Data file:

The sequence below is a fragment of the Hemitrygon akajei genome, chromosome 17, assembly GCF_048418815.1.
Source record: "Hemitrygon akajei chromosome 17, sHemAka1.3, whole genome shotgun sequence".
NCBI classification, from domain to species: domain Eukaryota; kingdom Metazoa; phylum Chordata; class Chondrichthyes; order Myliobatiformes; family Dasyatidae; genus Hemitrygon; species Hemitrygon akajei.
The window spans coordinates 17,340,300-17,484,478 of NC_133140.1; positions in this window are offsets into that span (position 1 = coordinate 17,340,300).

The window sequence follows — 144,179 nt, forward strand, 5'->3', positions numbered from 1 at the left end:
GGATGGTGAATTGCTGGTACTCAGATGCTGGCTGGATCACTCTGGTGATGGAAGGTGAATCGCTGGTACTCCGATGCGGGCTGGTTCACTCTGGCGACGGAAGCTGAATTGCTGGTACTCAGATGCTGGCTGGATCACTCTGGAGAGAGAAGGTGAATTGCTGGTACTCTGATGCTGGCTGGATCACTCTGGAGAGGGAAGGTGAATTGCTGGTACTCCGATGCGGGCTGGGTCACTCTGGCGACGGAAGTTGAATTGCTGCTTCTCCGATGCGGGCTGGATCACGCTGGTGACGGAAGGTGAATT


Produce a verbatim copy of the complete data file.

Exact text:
The sequence below is a fragment of the Hemitrygon akajei genome, chromosome 17, assembly GCF_048418815.1.
Source record: "Hemitrygon akajei chromosome 17, sHemAka1.3, whole genome shotgun sequence".
NCBI classification, from domain to species: domain Eukaryota; kingdom Metazoa; phylum Chordata; class Chondrichthyes; order Myliobatiformes; family Dasyatidae; genus Hemitrygon; species Hemitrygon akajei.
The window spans coordinates 17,340,300-17,484,478 of NC_133140.1; positions in this window are offsets into that span (position 1 = coordinate 17,340,300).

The window sequence follows — 144,179 nt, forward strand, 5'->3', positions numbered from 1 at the left end:
GGATGGTGAATTGCTGGTACTCAGATGCTGGCTGGATCACTCTGGTGATGGAAGGTGAATCGCTGGTACTCCGATGCGGGCTGGTTCACTCTGGCGACGGAAGCTGAATTGCTGGTACTCAGATGCTGGCTGGATCACTCTGGAGAGAGAAGGTGAATTGCTGGTACTCTGATGCTGGCTGGATCACTCTGGAGAGGGAAGGTGAATTGCTGGTACTCCGATGCGGGCTGGGTCACTCTGGCGACGGAAGTTGAATTGCTGCTTCTCCGATGCGGGCTGGATCACGCTGGTGACGGAAGGTGAATT